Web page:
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Lady Churchill’s Rosebud Wristlet - July 2016

  • Image: Image
  • Issue Number: Number 34
  • Published Date: July 2016
  • Publication Cycle: Biannual

Nicole Kimberling has done the research and found that “some pumpkins would rather not be pie. Four out of ten gourds interviewed [ . . . ] stated they would much rather be processed into a savory dish.” Kimberling’s recipe for Pumpkin Mushroom Moussaka is just one of the ways Lady Churchill’s Rosebud Wristlet (LCRW) expands the definition of speculative literature. This issue combines dark themes with lighthearted wonder, and stunning world building with bizarre absurdism.

“The New Ancient of Sophocles High” by Marco Kaye has the right amount of world building, character, and humor. In this world, the Greek Gods not only exist but hold a stake in high school wrestling competitions. The Gods bestow masks to certain high schools, and each mask gives the wearer the memories and skills of an ancient Greek hero. The darkness of this gift couples nicely with the humor of the narrator, A.J., who begins the story: “Over the past week, I had been doing illegal and potentially harmful things to my body in the name of Greco-Roman wrestling.” But when A.J. dons the mask and becomes Ajax: “[a]ncient memories would bubble up elliptically [ . . . ] I would look at something [ . . . and it] would remind me of my suicide.” The believability of this story comes from the casual nature of the world building and how, while the story maintains a humorous bite, it is ultimately a story about A.J. grieving for his father.

John Richard Saylor introduces readers to New State in his short fiction “All Things Remembered.” New State is the land mass that rose out of the Earth between Pennsylvania and New Jersey five years before the story begins. Saylor’s descriptions of this otherworldly place drive the narrative and setting becomes character. As the narrator describes, “Going [to New State] is like visiting some beautiful exotic country where no one will talk to you, and so the beauty is imbued with a dark loneliness.” The story follows an aging father and his grown son on a road trip to New State, but the world building—more than the characters—is the fascination to read for.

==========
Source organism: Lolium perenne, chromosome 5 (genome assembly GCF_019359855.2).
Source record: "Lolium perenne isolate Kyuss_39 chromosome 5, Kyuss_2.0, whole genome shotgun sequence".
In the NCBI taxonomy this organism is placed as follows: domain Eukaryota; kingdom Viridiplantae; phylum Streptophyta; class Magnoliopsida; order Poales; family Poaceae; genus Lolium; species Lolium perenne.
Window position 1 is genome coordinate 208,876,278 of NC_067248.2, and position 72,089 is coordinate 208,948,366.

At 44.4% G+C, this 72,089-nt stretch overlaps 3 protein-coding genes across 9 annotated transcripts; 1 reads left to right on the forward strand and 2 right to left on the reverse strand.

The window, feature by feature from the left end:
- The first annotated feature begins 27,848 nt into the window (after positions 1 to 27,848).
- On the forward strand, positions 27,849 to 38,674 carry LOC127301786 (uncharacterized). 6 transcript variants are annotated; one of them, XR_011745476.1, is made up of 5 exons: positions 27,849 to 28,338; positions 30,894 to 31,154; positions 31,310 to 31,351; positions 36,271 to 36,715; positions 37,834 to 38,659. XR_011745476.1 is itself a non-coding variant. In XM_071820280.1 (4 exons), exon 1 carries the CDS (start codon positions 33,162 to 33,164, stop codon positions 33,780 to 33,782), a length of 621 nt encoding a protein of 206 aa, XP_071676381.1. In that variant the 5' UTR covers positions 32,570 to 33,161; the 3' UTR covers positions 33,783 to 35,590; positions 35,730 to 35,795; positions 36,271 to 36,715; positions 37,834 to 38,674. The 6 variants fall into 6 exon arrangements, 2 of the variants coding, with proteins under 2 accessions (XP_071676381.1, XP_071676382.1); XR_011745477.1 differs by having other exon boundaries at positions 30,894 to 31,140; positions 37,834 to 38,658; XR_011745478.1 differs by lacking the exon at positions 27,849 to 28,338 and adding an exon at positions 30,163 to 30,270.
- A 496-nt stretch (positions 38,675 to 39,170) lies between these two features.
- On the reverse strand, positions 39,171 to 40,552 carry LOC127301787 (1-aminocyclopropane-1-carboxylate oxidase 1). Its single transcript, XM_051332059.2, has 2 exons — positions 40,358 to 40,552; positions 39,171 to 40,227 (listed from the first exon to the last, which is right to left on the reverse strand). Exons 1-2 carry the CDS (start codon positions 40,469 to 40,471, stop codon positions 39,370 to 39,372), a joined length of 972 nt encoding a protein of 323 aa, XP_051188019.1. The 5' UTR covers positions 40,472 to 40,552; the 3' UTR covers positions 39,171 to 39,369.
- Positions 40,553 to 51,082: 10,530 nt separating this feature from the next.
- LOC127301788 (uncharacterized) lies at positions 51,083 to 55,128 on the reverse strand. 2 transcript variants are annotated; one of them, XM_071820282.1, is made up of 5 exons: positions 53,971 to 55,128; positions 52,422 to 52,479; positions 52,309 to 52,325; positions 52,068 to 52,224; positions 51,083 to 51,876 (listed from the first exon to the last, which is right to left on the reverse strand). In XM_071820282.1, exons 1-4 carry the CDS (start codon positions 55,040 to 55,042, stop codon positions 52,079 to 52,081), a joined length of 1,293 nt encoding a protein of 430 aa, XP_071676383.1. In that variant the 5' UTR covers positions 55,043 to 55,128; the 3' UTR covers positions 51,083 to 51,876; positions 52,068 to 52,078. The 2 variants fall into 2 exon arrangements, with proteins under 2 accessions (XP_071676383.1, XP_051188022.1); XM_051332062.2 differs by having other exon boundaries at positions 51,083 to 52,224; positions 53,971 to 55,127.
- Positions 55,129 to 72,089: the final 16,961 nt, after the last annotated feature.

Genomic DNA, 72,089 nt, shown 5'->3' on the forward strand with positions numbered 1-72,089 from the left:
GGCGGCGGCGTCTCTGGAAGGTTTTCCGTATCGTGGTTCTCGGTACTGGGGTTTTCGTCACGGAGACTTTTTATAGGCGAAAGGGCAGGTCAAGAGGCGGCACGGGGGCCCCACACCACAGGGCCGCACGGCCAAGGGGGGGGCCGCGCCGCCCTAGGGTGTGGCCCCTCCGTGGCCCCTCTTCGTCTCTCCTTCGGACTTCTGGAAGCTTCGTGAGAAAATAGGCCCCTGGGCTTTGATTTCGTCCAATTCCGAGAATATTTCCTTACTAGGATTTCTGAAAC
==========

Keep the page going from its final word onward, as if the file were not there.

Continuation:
Stephen Burt’s poem “Cosplayers In Line At The Starbucks” places the ‘real’ world parallel to the ‘fan’ world of cosplayers—where fans dress in costume to honor their favorite characters and fan communities. Burt focuses on the simple hilarity of being in two worlds at once. His poem is intensely visual and merges the real and the surreal. He describes people dressed as guards around Queen Mab as “(two skinny, two grande, one tall).” His word play is sharp witted and never degrading to the fans he characterizes.

“ACCEPT NO SUBSTITUTES” by David W. Pritchard is one of the most absurdist poems of LCRW. Pritchard’s poem stretches further into the bizarre with each stanza, while openly claiming to be nothing but truth. He begins with a list of artists who are no longer alive. These are well-known artists like Pablo Picasso but mainly little-known artists like Jasper Johns. Pritchard structures his poem as if every name listed is common knowledge and you laugh at your lack of understanding. Then you continue to laugh because after the honest simplicity that “Pablo Picasso is not alive” Pritchard informs us that “Jasper Johns is not, / nor has he ever been, / alive; three people in a suit / have perpetuated an elaborate hoax.” Despite the absurdity, most of Pritchard’s claims are truth: many (if not all) of the artists are not alive. But then Pritchard names how Richard Nixon became (and remains) a wrestler, “to inspire the painters / of the future!” And with one lie, there must, of course, be others, so how do we know if anything we’ve read or will read is true? Pritchard’s poem is a piece of oddities and untruths that lead us to question whether art and poetry are meant to be vehicles of truth at all.

LCRW provides no introductory or concluding statement. No letter from the editor. The journal does not attempt to define speculative literature, but lets each piece offer its own insight. This issue of LCRW is a journal of worlds like and unlike our own: visual and thrilling and surreal and grounded. It is a place where all forms of speculative literature can stand in the same line for coffee.


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Review Posted on October 18, 2016

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